English whisky? You could be forgiven for thinking that Scotland has a monopoly on the famous spirit, but with a growing range of English brands and distilleries coming to the fore, English whisky could be the next big thing. And it’s worth remembering that there’s a long and proud history of English whisky.
Whisky making in England faded from prominence in the early 1900s at the time when the famous Lea Valley Distillery closed, but around 15 years ago, there was a burst of new whisky producers on the English scene. Thanks to the boost given to craft distillers by tax changes from the Labour government early in the 2000s, whisky has taken its place alongside gin and vodka at the forefront of new and exciting English drinks.
The major difference between those spirits and whisky is the time taken to produce it. The legal minimum requirement for whisky to remain in the barrel is three years, which means that it takes longer for this product to hit the market.
So what makes a good English whisky? The main difference from Scottish whisky is the freedom to experiment. North of the border, whisky is strictly regulated on everything from advertising to production, but English whisky makers can be a little more experimental. This has led to a wide variety of whisky types including single malts, single grains, blends, and whisky that has been aged in a range of barrel types. There are also peated and non-peated whiskies and whisky that has been produced with oats, barley or wheat, or a blend of the three.
The English whisky scene is likely to become one of the most interesting areas of growth in the domestic spirits market over the next few years, but there are already some extraordinary English whiskies that are worth sampling. Here is a selection of the best.
Cotswold Single Malt Whisky
One of the newest English whisky makers, The Cotswolds Distillery debuted its whisky in 2017, and has since picked up no fewer than 13 awards including a prestigious gold medal at the 2019 World Whiskies Awards. Described as the first ever single malt distilled in the Cotswolds area, the whisky relies on locally grown barley, and it is aged in Kentucky ex-Bourbon barrels, along with American oak casks that have been used for red wine.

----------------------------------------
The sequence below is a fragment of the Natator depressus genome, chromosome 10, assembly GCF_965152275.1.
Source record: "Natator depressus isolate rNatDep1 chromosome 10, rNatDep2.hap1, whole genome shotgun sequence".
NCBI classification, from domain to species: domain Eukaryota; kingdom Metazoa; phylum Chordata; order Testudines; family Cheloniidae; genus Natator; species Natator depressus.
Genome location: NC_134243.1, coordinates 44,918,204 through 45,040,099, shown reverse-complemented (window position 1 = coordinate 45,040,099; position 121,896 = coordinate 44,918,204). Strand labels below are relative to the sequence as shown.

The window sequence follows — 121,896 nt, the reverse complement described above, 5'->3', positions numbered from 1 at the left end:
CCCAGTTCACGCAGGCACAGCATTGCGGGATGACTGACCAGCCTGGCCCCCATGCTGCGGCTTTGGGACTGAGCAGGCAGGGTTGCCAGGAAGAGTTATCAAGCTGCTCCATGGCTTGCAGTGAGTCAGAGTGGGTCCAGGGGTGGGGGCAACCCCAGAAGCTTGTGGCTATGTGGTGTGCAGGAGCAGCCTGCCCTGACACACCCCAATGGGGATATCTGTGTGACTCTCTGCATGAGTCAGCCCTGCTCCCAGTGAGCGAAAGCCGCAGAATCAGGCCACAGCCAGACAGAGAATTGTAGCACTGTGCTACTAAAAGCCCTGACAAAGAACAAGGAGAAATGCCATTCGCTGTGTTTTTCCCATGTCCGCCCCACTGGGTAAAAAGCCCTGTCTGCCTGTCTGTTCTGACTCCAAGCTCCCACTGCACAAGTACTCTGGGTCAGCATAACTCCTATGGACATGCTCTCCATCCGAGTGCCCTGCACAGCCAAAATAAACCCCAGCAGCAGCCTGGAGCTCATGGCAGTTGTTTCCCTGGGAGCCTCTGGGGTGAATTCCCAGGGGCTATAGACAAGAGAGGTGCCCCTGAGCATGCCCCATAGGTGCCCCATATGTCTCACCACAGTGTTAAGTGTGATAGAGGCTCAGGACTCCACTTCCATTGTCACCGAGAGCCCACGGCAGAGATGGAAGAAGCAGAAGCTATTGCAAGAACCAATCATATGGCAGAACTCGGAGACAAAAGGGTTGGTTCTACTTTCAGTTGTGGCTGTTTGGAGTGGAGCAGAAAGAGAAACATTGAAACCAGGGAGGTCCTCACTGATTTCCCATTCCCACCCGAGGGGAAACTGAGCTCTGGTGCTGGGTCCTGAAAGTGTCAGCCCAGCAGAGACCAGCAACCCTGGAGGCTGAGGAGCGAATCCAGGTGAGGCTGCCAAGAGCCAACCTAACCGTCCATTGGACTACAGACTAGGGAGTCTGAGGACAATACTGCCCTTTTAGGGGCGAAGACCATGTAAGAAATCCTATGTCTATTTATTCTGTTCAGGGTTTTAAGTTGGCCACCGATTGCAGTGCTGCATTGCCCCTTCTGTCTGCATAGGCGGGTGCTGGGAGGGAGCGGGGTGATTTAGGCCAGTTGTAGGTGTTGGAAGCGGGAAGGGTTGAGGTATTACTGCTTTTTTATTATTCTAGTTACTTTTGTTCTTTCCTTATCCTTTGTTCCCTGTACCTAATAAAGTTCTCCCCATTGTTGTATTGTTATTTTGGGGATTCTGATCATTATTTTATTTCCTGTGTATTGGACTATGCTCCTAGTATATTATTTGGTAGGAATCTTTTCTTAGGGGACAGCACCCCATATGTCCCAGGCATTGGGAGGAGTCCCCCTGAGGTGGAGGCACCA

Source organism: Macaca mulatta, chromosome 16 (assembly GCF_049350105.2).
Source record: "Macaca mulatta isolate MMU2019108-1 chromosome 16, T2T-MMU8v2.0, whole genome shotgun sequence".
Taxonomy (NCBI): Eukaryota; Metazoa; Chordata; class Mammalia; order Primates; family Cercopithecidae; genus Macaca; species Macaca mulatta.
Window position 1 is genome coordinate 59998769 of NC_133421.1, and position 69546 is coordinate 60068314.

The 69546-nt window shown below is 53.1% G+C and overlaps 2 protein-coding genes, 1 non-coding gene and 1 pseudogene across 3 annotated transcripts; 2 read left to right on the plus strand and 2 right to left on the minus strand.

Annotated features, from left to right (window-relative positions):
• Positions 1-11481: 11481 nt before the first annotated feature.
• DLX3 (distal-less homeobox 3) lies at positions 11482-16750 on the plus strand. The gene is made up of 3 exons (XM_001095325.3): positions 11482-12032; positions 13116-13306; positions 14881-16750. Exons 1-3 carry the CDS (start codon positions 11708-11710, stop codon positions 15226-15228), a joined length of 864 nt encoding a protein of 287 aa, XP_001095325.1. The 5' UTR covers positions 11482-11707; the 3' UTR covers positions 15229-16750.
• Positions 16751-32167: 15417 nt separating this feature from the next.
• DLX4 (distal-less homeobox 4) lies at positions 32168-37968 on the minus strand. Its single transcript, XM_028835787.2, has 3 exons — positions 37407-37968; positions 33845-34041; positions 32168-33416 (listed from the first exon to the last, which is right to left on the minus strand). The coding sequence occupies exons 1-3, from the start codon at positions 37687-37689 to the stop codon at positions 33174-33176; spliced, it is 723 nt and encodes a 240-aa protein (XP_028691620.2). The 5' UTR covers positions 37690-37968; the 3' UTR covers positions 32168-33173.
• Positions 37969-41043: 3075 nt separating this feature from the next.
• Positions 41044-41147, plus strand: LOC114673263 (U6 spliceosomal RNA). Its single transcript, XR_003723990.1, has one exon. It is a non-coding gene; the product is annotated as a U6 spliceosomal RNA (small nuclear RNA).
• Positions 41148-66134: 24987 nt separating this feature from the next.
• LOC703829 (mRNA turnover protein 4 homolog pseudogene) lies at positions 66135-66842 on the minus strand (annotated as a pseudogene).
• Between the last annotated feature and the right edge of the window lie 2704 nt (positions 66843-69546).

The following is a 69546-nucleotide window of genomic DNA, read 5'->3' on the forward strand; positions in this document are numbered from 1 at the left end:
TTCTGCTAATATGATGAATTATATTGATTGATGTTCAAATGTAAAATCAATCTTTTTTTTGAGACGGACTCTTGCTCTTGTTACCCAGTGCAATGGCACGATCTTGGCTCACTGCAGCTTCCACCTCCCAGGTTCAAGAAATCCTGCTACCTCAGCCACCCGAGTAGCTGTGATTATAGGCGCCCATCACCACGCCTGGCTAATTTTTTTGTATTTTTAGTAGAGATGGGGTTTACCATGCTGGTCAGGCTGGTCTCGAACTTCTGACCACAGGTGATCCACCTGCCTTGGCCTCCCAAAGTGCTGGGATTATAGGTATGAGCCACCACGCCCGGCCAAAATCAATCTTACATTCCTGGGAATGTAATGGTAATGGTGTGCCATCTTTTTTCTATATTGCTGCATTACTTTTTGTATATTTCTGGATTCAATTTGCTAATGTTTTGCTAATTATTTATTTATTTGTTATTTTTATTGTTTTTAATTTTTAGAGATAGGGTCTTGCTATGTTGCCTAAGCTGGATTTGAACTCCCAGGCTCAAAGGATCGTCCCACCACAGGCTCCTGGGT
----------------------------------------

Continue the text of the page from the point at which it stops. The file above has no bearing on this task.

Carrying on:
This results in a soft and fruity aroma along with hints of orange and marzipan. That softness is enhanced by flavours of dark sugar, red fruit and caramel along with a little spice. It’s a whisky that is a great all-rounder, enjoyable neat, with ice or mixed. .
Adnams Triple Malt Whisky
Southwold-based distiller and brewer Adnams has an impressive range of whiskies in its portfolio, and it has been among the leaders of the English whisky renaissance, having released their first whisky back in 2013. Their Triple Malt is a five-year aged whisky made from wheat, barley and oats, and then aged in new American oak, giving it an almost tropical flavour, which includes hints of toasted coconut, banana and chocolate. It’s almost like a dessert in a glass.
Adnams Rye Malt Whisky
Another contender from Adnams is their Rye Malt Whisky. Rye tends to produce a peppery, spicy flavour, and the higher the rye content, the spicier the whisky. This Rye Malt is matured in French oak for a minimum of five years, and is made with 75 per cent English rye and 25 per cent barley. It has scents of black pepper and a nutmeg, with a taste that includes raisins, fudge and even blackberry, blended to an almost chewy dryness.
The Norfolk Malt ‘n’ Rye
Another of the pioneers of the English whisky scene, St George’s Distillery in Norfolk, became England’s first officially registered whisky producer for nearly a century when it launched in 2005. This is a single grain whisky that uses a special blend of malt and rye spirits. It is a fruity, light whisky, with plenty of distinctive character, and offers hints of coffee and chocolate along with a herbal fruitiness.
The English Small Batch Virgin Oak
The English Whisky Company took the bold decision to age their whisky in virgin American white oak casks, which ensures that the drink takes on the character of the wood. This particular vintage, which was distilled in July 2013 and then bottled in March 2019, has developed impressive flavours, with plenty of body and vanilla sweetness, and it has an impressively long finish.
Anno Single Malt Whisky
If you’re looking to splurge on a truly luxury English whisky, this could be your best option. Anno claim that this is the first whisky to be made in Kent, produced in partnership with the Westerham Brewery. The brewery added their yeast-strain to local water and English barley to produce the whisky’s mash, before the ageing process was undertaken in a medium-charred Bourbon cask, that had previously been used to age a single malt Scotch. This is a pale whisky, with hints of biscuit and marzipan, and is sold in a handmade collectors box for true whisky connoisseurs.
Sacred Peated English Whisky
Sacred, based in London, are known for their gin range, but they have now turned their hand to whisky with this peated single malt, aged initially in bourbon barrels then finished in sherry casks. This is a whisky that has been aged for five years, and produces a thick, almost Christmas cake inspired flavour, along with plenty of smoky flavour. A drink that is best allowed to sit in the glass a moment before drinking, it is perfect if you enjoy Islay whisky.
The Lakes Distillery Steel Bonnets Blended Malt Whisky
Technically, this is not a pure English whisky, but it is produced by prominent English distiller the Lakes Distillery. Created through blending their own English single malt with a Scottish malt, it is what they describe as the first cross border blend. It has already scooped an award at the World Whiskies Awards last year and has fast become a favourite with English whisky drinkers. It has a creamy taste, with plenty of fruit flavour and heat, but a long, mellow and nutty finish.